- Gullele Botanic Garden (GBG) is the first of its kind located in Addis Ababa, Ethiopia.
- Officially inaugurated and opened to the public in January 2019, it has become increasingly popular among the city’s residents and educators.
- On a smaller scale, similar initiatives such as Shashemene Botanical Garden are being undertaken elsewhere in the country.
ADDIS ABABA — Five miles northwest of Addis Ababa’s thriving city center is the lush Gullele Botanic Garden (GBG), the first well-established site of its kind in Ethiopia that covers both forest and semi-forest vegetation.
Of the more than 2,500 botanical gardens that exist in the world, only an estimated 4 percent are in Africa, many of which can be traced back to colonial times in the 18th and 19th centuries.
Unpublished GBG records show that efforts to establish a botanical garden in Ethiopia date as far back as four decades. However, Gullele was only officially inaugurated in January 2019, 14 years after it was realized as a joint venture between Addis Ababa University and the city administration, which provided full funding for the 705-hectare (1,740-acre) park.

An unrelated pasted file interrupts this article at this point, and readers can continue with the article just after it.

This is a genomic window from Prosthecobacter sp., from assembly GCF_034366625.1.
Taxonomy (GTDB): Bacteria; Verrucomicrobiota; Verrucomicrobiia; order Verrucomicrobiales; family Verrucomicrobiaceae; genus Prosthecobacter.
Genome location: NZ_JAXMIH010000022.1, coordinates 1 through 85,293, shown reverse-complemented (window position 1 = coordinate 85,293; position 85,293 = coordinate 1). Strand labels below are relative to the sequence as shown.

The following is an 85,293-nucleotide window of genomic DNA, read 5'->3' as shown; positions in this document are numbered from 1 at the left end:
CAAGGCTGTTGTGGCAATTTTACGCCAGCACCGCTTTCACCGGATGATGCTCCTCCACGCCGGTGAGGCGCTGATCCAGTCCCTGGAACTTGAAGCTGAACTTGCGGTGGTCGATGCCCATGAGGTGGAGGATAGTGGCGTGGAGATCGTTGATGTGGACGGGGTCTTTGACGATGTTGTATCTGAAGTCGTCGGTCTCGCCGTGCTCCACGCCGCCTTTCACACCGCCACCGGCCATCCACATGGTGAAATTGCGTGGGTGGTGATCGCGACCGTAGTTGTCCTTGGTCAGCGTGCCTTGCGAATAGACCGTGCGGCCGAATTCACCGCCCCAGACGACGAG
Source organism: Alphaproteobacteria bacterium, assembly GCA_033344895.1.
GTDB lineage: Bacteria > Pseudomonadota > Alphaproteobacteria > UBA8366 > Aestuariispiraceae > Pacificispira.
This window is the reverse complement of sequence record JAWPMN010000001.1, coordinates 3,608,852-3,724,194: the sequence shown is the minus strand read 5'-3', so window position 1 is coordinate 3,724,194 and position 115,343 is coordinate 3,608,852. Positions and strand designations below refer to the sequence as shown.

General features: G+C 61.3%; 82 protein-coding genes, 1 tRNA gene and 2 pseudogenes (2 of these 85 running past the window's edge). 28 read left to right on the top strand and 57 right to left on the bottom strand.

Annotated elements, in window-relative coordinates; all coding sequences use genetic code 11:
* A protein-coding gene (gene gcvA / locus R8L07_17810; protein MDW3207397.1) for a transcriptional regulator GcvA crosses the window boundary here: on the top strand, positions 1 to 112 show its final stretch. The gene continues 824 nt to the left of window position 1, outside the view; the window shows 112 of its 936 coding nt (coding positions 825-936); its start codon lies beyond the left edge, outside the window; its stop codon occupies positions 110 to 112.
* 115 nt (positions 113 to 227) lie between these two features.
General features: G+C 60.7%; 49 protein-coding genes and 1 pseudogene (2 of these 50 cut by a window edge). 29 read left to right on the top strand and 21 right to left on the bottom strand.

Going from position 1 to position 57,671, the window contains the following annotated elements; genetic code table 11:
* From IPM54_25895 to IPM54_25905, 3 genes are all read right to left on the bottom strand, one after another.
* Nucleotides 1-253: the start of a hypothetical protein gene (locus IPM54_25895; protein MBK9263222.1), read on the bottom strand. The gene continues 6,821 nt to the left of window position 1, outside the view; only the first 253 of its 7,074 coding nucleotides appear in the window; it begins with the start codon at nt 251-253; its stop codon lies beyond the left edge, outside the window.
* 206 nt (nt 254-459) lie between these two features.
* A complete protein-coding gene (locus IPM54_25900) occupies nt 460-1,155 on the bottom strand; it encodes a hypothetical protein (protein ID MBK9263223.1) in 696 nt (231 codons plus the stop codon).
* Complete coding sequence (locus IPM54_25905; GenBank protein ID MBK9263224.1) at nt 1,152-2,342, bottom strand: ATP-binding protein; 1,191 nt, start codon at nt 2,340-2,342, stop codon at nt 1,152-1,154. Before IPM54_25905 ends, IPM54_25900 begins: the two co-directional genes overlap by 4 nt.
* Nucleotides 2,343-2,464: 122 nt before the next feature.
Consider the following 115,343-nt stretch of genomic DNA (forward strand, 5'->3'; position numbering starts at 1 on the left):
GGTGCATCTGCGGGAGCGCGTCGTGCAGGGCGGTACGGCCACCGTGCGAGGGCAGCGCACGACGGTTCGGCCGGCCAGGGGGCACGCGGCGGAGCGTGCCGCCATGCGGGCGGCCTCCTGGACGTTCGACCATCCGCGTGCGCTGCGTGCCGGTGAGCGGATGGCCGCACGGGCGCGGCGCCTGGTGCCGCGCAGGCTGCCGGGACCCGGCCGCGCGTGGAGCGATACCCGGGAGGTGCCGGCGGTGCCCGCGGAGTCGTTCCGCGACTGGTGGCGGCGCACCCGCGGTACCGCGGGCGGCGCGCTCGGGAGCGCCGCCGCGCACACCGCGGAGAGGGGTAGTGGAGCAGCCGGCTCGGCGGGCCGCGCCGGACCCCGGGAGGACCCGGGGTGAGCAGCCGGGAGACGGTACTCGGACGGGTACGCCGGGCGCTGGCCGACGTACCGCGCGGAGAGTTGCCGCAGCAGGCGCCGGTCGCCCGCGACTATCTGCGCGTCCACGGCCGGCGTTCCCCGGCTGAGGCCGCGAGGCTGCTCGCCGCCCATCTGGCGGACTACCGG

Berhanu Belay, the garden’s director of botanical research and development, says awareness has improved significantly since then and that it’s even been referred to as the “green lung” of Ethiopia’s capital.
Conservation of plant species
Over the past year, the botanical garden received recognition from Botanic Gardens Conservation International (BGCI), a U.K. charity membership organization, for its focus and best practices on plant conservation. According to BGCI, more than 9,600 trees worldwide are in danger of extinction and more than 1,900 are critically endangered.
Belay says his main priority this year is to introduce and cultivate critically endangered indigenous and endemic plant species, such as Euphorbia burgeri, known locally as qulqual, and Erythrina burana, or welina.